PGTW: One fish, two fish, Blackfish, no fish

POP GOES THE WORLD By Jenny Ortuoste for Manila Standard-Today, 20 March 2014, Thursday

One fish, two fish, Blackfish, no fish

The documentary “Blackfish” (2013), released locally this month by Magnavision, will make us rethink our attitudes toward animals parks, zoos, and other forms of entertainment where animals are held in captivity.

The film looks into trainer deaths and accidents at the famed SeaWorld and other sea parks. The narrative revolves around the killing of trainer Dawn Brancheau in 2010 by SeaWorld’s prize orca Tillikum, a 12,500 pound, 22-foot behemoth who had already slain two other trainers.

Blackfish took director Gabriela Cowperthwaite two years to make. Her investigation uncovered shocking facts about the lucrative seapark business. “I knew that in telling the story I was telling the truth,” she said. “And in telling the truth, I had to show this billion dollar industry for what it was.”

SeaWorld is not the only park where such incidents have occurred. In Loro Parque in Tenerife, Keto, an orca loaned to them by Seaworld, mauled and killed trainer Alexis Martinez just two months before Brancheau’s death.

Such aggressive behavior is said to be the result of the stress and frustration experienced by orcas from their unnatural confinement. During the 1970s, young orcas were kidnapped from their family pods for the seaparks. In later years, breeding provided the population. Tillikum, though dangerous, was kept because he proved to be a potent sire – 54 percent of the orcas in SeaWorld carry his genes.

There are shows that place the animals not in tanks but in the open sea, with the audience seated close to water’s edge, and nets placed some distance away as barriers to prevent the animals from escaping. While that set-up might seem less cruel, the space is still less than what cetaceans need to thrive. For instance, for an orca to duplicate in captivity what he’d usually swim in the wild, he would need to circle the Seaworld tank 1,900 times.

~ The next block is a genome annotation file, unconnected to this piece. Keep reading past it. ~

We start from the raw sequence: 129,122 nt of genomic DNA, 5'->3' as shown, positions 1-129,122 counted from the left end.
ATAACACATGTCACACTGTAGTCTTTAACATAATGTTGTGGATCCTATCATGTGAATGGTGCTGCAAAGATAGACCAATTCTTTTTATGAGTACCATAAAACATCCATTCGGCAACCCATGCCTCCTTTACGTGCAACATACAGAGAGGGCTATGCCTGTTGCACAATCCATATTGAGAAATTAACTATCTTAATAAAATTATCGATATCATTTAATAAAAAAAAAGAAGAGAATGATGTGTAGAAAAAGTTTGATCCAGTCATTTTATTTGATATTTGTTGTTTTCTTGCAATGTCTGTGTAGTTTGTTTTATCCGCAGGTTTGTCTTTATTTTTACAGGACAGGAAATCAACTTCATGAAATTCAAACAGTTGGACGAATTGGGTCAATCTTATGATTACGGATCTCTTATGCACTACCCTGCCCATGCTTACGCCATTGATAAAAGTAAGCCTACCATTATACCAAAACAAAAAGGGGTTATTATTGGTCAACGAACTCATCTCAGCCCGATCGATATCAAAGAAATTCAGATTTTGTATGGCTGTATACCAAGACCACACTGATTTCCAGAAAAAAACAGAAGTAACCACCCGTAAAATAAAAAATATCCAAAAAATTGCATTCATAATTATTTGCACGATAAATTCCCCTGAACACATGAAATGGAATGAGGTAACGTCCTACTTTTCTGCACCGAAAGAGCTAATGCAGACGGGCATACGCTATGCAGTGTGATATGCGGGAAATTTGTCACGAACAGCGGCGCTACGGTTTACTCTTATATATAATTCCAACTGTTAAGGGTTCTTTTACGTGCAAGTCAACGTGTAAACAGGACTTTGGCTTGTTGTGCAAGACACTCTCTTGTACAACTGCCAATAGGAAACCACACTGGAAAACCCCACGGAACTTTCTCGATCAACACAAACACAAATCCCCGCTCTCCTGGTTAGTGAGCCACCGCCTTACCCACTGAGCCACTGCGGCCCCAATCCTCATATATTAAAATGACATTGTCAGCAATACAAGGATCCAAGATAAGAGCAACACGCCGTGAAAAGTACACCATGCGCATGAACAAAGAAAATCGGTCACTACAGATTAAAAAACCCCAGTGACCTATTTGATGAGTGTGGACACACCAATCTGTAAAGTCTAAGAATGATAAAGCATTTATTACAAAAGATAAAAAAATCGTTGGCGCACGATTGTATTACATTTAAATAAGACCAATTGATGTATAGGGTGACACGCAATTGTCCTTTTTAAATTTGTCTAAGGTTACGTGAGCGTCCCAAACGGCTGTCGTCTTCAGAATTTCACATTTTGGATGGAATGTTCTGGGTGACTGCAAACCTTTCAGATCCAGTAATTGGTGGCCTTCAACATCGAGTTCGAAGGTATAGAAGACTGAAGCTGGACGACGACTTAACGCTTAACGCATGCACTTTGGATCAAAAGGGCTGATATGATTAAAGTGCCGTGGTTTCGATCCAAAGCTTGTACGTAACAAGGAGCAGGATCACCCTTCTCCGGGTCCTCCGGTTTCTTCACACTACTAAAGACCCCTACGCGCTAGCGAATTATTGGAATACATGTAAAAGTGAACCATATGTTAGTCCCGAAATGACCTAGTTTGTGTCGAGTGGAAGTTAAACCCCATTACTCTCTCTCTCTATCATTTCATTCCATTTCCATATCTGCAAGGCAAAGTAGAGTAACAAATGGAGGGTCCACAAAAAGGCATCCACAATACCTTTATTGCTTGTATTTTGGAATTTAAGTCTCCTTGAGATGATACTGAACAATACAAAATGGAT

Other hazards of captivity? The chlorine used in tanks, which, according to a Mar. 15 article by Tim Zimmerman, has been linked to mucus streaming from orcas’ eyes (apparently a protective mechanism not observed in orcas in the wild), and chemical burns on the skin on their heads and backs. A trainer at Marineland in Antibes nearly went blind after he suffered eye burns, an type of injury that has affected many other trainers.

Sea lions and walruses also suffer premature cataracts, corneal disease, and lens problems caused by chlorine and water treatment chemicals, as well as too much sunlight from their artificial environments.

Blackfish seems to have made an impact on audience attendance at SeaWorld. A Mar. 14 article by Melissa Cronin says that SeaWorld Entertainment reported lower income in the fourth quarter of 2013, with revenue of $272 million compared to the $538.40 million earned in the third quarter. Park attendance in 2013 was at 23.4 million guests, a decline of 4.1 percent from the 2012 figure of 24.4 million guests.

Analysts are calling this the “Blackfish effect,” something discounted by SeaWorld itself. Its CEO Jim Atchison said, “As much as we’re asked that we can see no noticeable impact on our business. The movie in some ways has actually made perhaps more interest in marine mammal parks…” He also said that total earnings had increased compared to the previous year.

SeaWorld stock, however, fell 7 percent in the first week of this month. According to Cronin’s article, this was “after a bill was proposed that would outlaw orca shows in California. SeaWorld San Diego is the only park that keeps captive orcas in the state.”

The bill, AB 2140 or the Orca Welfare and Safety Act, was introduced by California legislator Richard Bloom on Mar. 6. It will require “that all captive orcas being used for entertainment purposes in California be either released to the wild or held in open sea pens, and forbid their transfer to other states for entertainment purposes.”

Documentaries such as Blackfish provide valuable and useful information. As people become more aware of social issues and how behavior on an individual level can bring about change, they may make more ethical choices. In the case of sea parks, people can vote on them with their wallets.

By not visiting sea parks, they can make a choice that will consider the safety of animals, the preservation of the environment, and impel the shift to a cultural mindset that seeks to honor nature rather than dominate it.


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